Word and Phrase Origins
English Language

Where does "bury the hatchet" come from?

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Todd L Ross
2019-08-23 14:31:58
2019-08-23 14:31:58

It comes from a tradition followed by some Native American tribes. At the end of a war, the tribes' chiefs would literally bury a hatchet as a symbolic gesture of their new peace.

Not all tribes followed this tradition. However, it likely predated the European settlement of the Americas, and it was seen as a solemn and important ceremony. One 1664 account describes the Iriquois proposing peace as “proclaim[ing] that they wish to unite all the nations of the earth and to hurl the hatchet so far into the depths of the earth that it shall never again be seen in the future.”

In fact, some sources claim that the practice of burying a hatchet came from the Iroquois. Per oral histories, the leaders Deganawidah and Hiawatha convinced the five tribes of the Iroquois Confederacy (the Mohawk, Cayuga, Oneida, Onondaga, and Seneca) to stop fighting, at which point they decided to bury their weapons under the roots of a white pine. The timing of this event is widely disputed, since the nature of oral traditions makes determining the exact date difficult, but it definitely happened prior to the mid-1600s.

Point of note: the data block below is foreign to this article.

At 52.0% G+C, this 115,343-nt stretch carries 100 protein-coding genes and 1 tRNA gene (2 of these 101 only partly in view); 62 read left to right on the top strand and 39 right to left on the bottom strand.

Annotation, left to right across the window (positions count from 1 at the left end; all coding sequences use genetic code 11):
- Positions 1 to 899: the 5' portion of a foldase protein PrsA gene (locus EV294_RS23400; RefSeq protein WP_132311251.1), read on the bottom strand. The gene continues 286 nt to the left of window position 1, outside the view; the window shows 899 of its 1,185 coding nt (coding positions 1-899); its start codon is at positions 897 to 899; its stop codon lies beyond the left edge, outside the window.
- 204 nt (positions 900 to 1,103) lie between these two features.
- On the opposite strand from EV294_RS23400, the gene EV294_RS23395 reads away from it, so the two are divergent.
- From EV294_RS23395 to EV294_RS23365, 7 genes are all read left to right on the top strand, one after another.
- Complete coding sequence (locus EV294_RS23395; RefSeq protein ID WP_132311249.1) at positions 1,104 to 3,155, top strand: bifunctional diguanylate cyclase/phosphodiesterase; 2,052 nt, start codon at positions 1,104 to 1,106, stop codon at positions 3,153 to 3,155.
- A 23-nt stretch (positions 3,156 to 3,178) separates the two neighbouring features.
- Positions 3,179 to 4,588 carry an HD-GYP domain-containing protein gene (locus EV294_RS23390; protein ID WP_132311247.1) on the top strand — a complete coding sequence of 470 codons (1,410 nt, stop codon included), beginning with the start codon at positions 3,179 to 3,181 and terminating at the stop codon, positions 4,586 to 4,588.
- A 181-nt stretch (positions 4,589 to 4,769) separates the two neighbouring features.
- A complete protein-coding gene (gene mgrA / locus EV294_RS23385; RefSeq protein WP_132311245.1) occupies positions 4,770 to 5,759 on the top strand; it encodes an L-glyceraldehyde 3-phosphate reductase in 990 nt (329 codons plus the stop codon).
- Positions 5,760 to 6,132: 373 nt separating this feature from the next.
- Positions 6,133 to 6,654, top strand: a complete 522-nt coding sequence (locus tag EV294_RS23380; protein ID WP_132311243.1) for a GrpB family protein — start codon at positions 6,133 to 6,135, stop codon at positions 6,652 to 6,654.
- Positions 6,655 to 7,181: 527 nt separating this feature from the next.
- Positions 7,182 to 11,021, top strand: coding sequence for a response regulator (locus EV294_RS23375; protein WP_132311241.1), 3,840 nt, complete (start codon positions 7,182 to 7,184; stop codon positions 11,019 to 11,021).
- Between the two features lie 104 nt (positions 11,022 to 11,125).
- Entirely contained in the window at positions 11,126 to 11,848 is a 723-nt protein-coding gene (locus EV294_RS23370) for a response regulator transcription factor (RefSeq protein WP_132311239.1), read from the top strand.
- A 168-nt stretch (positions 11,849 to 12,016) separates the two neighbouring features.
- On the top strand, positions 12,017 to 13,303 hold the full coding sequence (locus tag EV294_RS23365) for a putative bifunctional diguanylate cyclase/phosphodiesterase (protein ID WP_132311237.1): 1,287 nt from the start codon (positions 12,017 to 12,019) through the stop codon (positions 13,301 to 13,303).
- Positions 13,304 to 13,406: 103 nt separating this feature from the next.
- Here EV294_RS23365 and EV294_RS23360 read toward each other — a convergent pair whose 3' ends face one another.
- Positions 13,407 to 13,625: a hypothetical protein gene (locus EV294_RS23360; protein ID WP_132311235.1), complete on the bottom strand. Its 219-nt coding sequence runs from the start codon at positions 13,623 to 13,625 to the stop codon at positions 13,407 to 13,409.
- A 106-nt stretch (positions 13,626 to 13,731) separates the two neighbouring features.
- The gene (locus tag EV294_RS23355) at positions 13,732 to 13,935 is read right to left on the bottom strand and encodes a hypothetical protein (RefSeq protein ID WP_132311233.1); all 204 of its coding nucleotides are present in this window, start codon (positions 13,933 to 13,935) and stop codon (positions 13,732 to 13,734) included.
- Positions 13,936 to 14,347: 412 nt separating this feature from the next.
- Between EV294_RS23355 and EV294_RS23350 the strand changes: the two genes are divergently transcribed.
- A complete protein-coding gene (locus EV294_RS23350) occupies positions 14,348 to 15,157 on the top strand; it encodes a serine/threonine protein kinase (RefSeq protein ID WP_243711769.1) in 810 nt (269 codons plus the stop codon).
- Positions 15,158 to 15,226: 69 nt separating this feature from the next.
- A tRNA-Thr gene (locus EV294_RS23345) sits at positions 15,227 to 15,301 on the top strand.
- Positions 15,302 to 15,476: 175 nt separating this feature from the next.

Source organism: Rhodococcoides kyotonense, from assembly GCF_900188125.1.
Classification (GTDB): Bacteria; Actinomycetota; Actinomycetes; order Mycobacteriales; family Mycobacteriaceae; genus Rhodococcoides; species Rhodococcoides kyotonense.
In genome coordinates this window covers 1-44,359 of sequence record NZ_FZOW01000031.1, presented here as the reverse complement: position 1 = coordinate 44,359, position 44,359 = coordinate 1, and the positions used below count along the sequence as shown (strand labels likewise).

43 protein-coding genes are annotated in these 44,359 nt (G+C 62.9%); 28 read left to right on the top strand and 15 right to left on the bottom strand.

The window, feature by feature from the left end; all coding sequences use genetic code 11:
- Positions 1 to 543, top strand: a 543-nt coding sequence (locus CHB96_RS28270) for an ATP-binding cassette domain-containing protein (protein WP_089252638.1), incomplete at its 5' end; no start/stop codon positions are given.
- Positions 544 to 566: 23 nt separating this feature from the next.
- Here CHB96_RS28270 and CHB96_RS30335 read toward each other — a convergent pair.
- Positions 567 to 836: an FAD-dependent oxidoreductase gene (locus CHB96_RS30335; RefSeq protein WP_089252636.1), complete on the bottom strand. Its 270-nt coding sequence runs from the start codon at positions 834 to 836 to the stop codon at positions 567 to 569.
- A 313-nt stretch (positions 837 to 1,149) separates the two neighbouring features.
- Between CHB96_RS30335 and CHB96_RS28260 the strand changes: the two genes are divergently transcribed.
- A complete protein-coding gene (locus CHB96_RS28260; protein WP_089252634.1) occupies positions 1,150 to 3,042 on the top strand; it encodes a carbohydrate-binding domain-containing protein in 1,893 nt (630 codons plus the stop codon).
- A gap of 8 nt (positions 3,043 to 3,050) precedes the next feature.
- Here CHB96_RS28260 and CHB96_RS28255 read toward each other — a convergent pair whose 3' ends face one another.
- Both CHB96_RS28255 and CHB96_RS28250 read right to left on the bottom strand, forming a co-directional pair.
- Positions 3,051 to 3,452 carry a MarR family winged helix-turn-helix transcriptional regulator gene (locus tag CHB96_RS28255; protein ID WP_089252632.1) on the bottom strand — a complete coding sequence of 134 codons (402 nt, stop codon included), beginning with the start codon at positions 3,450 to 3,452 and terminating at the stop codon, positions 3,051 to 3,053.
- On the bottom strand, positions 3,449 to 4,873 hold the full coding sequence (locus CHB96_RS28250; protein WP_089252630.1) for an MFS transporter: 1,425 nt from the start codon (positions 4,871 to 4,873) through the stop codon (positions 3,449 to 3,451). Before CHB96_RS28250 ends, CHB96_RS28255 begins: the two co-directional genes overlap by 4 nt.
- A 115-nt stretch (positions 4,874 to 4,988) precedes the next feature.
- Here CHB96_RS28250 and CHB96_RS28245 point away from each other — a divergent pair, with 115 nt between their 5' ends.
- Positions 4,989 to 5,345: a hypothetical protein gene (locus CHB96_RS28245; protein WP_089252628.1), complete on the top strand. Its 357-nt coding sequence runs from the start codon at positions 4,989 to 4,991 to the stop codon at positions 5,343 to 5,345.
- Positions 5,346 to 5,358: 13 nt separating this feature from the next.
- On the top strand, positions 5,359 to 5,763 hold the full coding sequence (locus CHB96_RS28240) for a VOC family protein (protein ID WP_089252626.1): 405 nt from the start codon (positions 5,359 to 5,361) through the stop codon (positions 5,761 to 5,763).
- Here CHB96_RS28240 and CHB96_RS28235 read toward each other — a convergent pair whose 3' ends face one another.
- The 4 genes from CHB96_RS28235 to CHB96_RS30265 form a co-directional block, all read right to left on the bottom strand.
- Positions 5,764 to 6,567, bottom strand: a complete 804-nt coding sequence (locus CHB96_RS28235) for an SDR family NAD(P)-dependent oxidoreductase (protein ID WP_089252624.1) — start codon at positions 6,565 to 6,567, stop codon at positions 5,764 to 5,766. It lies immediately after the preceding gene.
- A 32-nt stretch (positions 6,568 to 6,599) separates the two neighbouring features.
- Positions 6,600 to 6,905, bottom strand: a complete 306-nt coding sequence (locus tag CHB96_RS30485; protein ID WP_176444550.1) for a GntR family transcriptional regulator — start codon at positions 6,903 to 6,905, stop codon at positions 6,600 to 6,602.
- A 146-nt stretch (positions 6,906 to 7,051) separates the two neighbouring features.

According to etymology blog The Phrase Finder, one of the earliest uses of the exact phrase “bury the hatchet" comes from a 1747 book, The History of the Five Indian Nations of Canada. Here’s that passage:

The great Matter under Consideration with the Brethren is, how to strengthen themselves, and weaken their Enemy. My Opinion is, that the Brethren should fend Messengers to the Utawawas, Twibtwies, and the farther Indians, and to send back likewise some of the Prisoners of these Nations, if you have any left to bury the Hatchet, and to make a Covenant-chain, that they may put away all the French that are among them.

By the early 20th century, the practice was well known in the United States, and it was no longer exclusively associated with native tradition. In 1913, two former soldiers—one Confederate, one Union—commemorated the 50th anniversary of the Battle of Gettysburg by purchasing a hatchet from a local hardware store and burying it at the site of the battle.

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